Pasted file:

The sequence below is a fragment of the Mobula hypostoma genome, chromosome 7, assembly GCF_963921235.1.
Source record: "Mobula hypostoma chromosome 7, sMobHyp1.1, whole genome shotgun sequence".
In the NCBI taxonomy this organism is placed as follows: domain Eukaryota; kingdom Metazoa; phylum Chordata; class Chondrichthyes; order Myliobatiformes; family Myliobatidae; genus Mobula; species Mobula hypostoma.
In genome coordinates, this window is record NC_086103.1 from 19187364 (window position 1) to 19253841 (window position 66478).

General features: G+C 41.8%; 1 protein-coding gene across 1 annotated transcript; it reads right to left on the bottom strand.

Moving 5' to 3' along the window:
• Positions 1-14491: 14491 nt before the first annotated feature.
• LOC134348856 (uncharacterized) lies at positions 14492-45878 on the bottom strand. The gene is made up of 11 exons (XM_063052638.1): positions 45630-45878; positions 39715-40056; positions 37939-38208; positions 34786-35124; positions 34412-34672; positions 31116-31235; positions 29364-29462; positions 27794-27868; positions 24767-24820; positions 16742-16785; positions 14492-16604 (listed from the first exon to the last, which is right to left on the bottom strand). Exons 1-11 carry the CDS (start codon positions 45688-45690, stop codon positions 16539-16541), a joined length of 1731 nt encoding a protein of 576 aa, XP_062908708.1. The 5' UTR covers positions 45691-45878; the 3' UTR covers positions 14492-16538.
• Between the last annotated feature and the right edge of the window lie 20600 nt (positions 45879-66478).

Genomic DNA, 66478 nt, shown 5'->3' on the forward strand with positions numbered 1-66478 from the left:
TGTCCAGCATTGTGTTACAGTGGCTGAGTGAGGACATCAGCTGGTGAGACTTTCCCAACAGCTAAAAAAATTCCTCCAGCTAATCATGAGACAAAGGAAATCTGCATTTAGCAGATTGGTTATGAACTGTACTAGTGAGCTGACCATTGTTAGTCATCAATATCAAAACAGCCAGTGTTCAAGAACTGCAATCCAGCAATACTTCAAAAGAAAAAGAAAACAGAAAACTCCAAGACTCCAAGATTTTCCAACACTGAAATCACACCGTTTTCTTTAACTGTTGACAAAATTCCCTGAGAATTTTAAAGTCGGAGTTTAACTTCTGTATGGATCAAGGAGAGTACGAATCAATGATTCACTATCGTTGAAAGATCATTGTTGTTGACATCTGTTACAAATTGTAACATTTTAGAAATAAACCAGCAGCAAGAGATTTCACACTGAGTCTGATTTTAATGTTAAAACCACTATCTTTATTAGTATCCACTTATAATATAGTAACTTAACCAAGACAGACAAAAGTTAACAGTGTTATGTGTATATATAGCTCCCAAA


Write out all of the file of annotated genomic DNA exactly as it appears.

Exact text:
The sequence below is a fragment of the Mobula hypostoma genome, chromosome 7, assembly GCF_963921235.1.
Source record: "Mobula hypostoma chromosome 7, sMobHyp1.1, whole genome shotgun sequence".
In the NCBI taxonomy this organism is placed as follows: domain Eukaryota; kingdom Metazoa; phylum Chordata; class Chondrichthyes; order Myliobatiformes; family Myliobatidae; genus Mobula; species Mobula hypostoma.
In genome coordinates, this window is record NC_086103.1 from 19187364 (window position 1) to 19253841 (window position 66478).

General features: G+C 41.8%; 1 protein-coding gene across 1 annotated transcript; it reads right to left on the bottom strand.

Moving 5' to 3' along the window:
• Positions 1-14491: 14491 nt before the first annotated feature.
• LOC134348856 (uncharacterized) lies at positions 14492-45878 on the bottom strand. The gene is made up of 11 exons (XM_063052638.1): positions 45630-45878; positions 39715-40056; positions 37939-38208; positions 34786-35124; positions 34412-34672; positions 31116-31235; positions 29364-29462; positions 27794-27868; positions 24767-24820; positions 16742-16785; positions 14492-16604 (listed from the first exon to the last, which is right to left on the bottom strand). Exons 1-11 carry the CDS (start codon positions 45688-45690, stop codon positions 16539-16541), a joined length of 1731 nt encoding a protein of 576 aa, XP_062908708.1. The 5' UTR covers positions 45691-45878; the 3' UTR covers positions 14492-16538.
• Between the last annotated feature and the right edge of the window lie 20600 nt (positions 45879-66478).

Genomic DNA, 66478 nt, shown 5'->3' on the forward strand with positions numbered 1-66478 from the left:
TGTCCAGCATTGTGTTACAGTGGCTGAGTGAGGACATCAGCTGGTGAGACTTTCCCAACAGCTAAAAAAATTCCTCCAGCTAATCATGAGACAAAGGAAATCTGCATTTAGCAGATTGGTTATGAACTGTACTAGTGAGCTGACCATTGTTAGTCATCAATATCAAAACAGCCAGTGTTCAAGAACTGCAATCCAGCAATACTTCAAAAGAAAAAGAAAACAGAAAACTCCAAGACTCCAAGATTTTCCAACACTGAAATCACACCGTTTTCTTTAACTGTTGACAAAATTCCCTGAGAATTTTAAAGTCGGAGTTTAACTTCTGTATGGATCAAGGAGAGTACGAATCAATGATTCACTATCGTTGAAAGATCATTGTTGTTGACATCTGTTACAAATTGTAACATTTTAGAAATAAACCAGCAGCAAGAGATTTCACACTGAGTCTGATTTTAATGTTAAAACCACTATCTTTATTAGTATCCACTTATAATATAGTAACTTAACCAAGACAGACAAAAGTTAACAGTGTTATGTGTATATATAGCTCCCAAA